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(By Rob McLeod) Over the years, a close relative of mine has occasionally remarked how Scripture seemingly refers more often to money than it does to important topics such as the lake of fire, heaven, etc. In a certain sense this is true. Money allows us to not only obtain the things we need but also the things we want. It is a potential master of the greedy soul or a tool used by the Lord and His faithful followers to invest eternally in the work of the kingdom of heaven. In this article we will consider the purpose for, and proper handling of, money.

What we do with the money that we have reveals our heart’s preoccupations. We may improperly pursue money for the fear of not having enough to meet our basic life needs. We may also pursue money in a quest to satisfy our selfish wants. In the world’s perspective, money provides its owner with the ability to acquire peace of mind for the future, as well as power, prestige, relationships, and a comfortable life. As believers we may also struggle with related questions such as:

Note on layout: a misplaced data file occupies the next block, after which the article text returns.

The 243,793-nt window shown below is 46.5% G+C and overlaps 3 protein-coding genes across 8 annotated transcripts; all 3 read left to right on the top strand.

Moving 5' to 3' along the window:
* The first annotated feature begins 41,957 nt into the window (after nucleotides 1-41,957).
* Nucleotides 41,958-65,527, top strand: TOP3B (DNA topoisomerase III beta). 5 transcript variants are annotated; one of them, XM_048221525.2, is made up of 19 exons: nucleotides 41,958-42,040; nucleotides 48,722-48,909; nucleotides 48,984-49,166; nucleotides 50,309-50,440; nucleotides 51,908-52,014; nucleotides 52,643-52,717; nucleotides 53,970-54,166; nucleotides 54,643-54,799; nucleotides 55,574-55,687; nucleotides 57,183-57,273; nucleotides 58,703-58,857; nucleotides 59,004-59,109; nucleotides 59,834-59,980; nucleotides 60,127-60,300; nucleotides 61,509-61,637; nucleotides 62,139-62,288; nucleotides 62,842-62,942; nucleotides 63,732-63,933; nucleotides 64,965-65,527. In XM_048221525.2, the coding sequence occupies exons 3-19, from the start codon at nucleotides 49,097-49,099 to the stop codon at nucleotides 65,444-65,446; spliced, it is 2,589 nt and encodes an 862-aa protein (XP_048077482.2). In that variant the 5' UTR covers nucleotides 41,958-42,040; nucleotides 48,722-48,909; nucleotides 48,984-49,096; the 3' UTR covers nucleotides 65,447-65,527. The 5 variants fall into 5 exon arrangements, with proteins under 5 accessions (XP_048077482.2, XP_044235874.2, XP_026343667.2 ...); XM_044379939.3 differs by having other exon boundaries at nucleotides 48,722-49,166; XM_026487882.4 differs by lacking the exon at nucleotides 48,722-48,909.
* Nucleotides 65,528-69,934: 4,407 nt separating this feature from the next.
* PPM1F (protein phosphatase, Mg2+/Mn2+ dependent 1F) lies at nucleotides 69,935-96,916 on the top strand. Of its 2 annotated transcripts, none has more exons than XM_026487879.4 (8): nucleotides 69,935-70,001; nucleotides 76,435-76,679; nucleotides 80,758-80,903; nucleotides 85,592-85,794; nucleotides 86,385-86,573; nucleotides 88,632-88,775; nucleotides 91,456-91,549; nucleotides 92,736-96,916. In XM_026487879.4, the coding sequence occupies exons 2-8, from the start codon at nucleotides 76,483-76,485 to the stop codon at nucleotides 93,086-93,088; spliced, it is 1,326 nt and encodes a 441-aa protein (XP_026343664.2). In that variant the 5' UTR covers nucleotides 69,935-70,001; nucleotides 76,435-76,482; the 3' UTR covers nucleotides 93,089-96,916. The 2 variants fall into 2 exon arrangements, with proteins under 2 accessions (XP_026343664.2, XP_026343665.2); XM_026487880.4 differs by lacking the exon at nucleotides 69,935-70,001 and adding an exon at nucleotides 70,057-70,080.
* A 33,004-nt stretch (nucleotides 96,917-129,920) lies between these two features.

How much money is enough?
If I buy this will I feel happier?
Is this purchase a good deal?
How much debt is acceptable?
How can I get my finances ‘under control’?

I first want to outline four foundational issues concerning money that Scripture addresses. I will then propose a number of practical guidelines for wise decision making in our financial decisions.

Scriptural Foundations

(a) The Lord will provide for our needs when we seek the Lord above all else
Consider Jesus’ words in Matthew 6:31-34:
“Therefore do not worry, saying, ‘What shall we eat?’ or ‘What shall we drink?’ or ‘What shall we wear?’ For after all these things the Gentiles [the nations] seek. For your heavenly Father knows that you need all these things. But seek first the kingdom of God and His righteousness, and all these things shall be added to you. Therefore, do not worry about tomorrow, for tomorrow will worry about its own things. Sufficient for the day is its own trouble.”

Jesus clearly declares that when we pursue Him above all else we will have our needs met; He will give us the employment and funds that we need. If we perceive that our needs are not being met, perhaps we need to examine whether or not we are pursuing the Lord above all earthly pursuits. I also want to point out that the Lord’s financial blessings, though sometimes coming to us via miraculous and unexpected means, are most often obtained via work. To be abundantly clear, the Lord is not asking believers to detach themselves from society and merely expect some sort of heavenly handout apart from work. We are warned in 1 Timothy 5:8 that a man not providing for the basic needs of his family is behaving “worse than an unbeliever.”